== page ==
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Peter Reznik, LCSW | Article

Stress and the Body

4/27/2012
Everybody experiences stress in his or her lives. Like it or not stress is part of living. Work, retirement, exercise, pollution, family problems, loss of family members, bad physical health, the list in fact would be endless.

Modern life seems to be producing more and more threats to which we have no where to run. The demands on our bodies, therefore, grow and grow as we deal with the most basic needs for food, shelter and safety.

Many hormones are elevated in the body during stress. Three of the most important are norepinephrine, epinephrine and cortisol. Norepinephrine has the greatest effect in increasing heart rate and blood pressure. Epinephrine has the greatest effect in releasing stored sugar. Cortisol breaks down lean tissue for conversion to sugar as an additional source of energy. Cortisol also blocks the removal of certain acids in the bloodstream. When cortisol is elevated in the bloodstream for prolonged periods of time, it causes ulceration in the lining of the stomach because of increased acid formation. Some of the results of increase cortisol secretion are higher levels of fatty acids in the blood, breakdown of lean tissue and increased gastric acidity.

Though these elements of the bodies functioning were clearly designed to save us, they are now in most situations doing quite the opposite. The body in these situations seems to be working against us. This "fight or flight" response that kept the cave men from being eaten is in fact now, without control, eating us.

In almost two years since these statistics were published there has been an increase in every area, drug abuse as we read about every day in the papers presently on the largest upswing. Most important when you see these statistics is what is not reflected. Every time you see a stress related problem you mast also consider the effect it has on all the lives that this person comes in contact with. Like throwing a rock into a pond the ripple effect grows larger and larger.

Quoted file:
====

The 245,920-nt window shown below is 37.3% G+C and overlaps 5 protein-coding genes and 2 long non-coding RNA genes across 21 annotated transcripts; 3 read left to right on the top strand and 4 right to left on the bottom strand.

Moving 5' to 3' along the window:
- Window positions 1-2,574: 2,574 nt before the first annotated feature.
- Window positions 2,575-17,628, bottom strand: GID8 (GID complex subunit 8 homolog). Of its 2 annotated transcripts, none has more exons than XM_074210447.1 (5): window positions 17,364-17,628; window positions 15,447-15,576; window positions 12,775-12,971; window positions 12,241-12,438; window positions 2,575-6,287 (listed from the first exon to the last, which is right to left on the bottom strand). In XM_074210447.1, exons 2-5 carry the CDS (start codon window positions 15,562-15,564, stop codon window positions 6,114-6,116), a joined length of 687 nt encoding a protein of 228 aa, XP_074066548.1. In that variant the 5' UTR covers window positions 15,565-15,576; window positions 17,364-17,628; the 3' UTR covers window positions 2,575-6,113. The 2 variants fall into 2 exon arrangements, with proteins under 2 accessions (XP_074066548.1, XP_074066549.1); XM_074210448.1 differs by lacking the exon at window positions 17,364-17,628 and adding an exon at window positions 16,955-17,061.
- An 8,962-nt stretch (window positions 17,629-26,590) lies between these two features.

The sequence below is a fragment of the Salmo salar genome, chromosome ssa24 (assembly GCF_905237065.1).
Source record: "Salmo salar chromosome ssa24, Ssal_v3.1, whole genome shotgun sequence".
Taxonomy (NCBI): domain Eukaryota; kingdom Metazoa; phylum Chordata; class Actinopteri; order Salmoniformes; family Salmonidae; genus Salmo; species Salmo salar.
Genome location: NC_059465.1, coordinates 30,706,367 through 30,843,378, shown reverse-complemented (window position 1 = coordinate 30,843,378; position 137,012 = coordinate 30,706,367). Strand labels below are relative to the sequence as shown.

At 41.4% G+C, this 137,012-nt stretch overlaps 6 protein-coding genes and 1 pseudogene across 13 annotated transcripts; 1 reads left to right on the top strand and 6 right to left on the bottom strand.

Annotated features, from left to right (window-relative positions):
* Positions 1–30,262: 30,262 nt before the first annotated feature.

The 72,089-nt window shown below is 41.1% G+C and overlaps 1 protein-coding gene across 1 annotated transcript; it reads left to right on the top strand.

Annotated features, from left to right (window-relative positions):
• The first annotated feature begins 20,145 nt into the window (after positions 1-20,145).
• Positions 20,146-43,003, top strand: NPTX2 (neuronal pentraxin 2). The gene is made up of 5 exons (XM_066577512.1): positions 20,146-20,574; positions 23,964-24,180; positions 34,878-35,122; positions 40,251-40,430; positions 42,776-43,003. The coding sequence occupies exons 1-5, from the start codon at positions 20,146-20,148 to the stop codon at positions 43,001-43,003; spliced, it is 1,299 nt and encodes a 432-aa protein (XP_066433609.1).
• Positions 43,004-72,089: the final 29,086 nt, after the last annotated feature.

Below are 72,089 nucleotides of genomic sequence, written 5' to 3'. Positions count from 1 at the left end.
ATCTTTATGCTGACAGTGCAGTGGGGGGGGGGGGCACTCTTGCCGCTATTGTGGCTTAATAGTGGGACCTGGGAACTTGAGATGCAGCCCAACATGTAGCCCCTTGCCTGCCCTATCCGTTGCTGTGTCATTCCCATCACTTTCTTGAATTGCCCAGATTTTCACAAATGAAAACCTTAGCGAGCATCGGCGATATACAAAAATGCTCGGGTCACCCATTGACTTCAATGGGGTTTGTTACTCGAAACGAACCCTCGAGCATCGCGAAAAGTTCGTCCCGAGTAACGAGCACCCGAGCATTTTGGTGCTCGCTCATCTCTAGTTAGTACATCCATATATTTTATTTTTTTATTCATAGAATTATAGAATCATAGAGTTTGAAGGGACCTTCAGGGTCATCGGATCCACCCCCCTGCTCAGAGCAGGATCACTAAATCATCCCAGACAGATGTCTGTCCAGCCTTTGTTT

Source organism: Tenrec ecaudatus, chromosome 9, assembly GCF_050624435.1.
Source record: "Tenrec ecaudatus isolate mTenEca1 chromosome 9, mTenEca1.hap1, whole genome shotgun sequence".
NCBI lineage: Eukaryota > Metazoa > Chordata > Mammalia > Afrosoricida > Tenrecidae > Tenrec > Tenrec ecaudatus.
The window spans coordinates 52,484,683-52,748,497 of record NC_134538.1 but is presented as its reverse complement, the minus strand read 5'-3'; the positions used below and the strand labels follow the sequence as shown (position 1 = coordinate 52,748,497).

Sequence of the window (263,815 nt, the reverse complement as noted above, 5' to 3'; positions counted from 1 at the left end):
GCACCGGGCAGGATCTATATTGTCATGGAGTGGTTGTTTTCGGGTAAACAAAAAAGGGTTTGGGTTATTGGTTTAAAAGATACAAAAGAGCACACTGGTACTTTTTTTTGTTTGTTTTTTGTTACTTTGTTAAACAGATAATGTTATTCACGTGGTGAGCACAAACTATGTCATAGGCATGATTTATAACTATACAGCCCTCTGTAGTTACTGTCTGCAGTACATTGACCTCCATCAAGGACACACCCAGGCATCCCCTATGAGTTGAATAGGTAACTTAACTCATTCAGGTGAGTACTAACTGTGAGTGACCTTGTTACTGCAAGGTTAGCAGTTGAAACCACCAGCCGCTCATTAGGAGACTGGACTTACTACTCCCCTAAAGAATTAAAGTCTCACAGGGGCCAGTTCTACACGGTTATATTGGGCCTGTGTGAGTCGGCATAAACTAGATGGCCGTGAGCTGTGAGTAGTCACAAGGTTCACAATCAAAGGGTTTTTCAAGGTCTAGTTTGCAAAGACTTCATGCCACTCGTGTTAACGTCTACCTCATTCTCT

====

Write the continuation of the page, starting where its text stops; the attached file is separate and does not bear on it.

Stress is the major factor in causing hypertension and coronary heart disease, migraine and tension headaches, ulcers, and asthmatic conditions.

Stress is also suspected to aggravate chronic backache, arthritis, allergies, hyperthyroidism, vertigo, and multiple sclerosis. Dermatologists find that stress is a factor in many skin disorders such as hives, exema, and dermatitis. It has also been associated with many gastrointestinal disorders including irritable colon and gastritis. Some of the excess hormones that the adrenal glands release during repeated stress responses can interfere with the body's immune system. A person then becomes more susceptible to bacteria and viruses. Research over the last fifteen years has also clearly demonstrated the relationship between stress and cancer.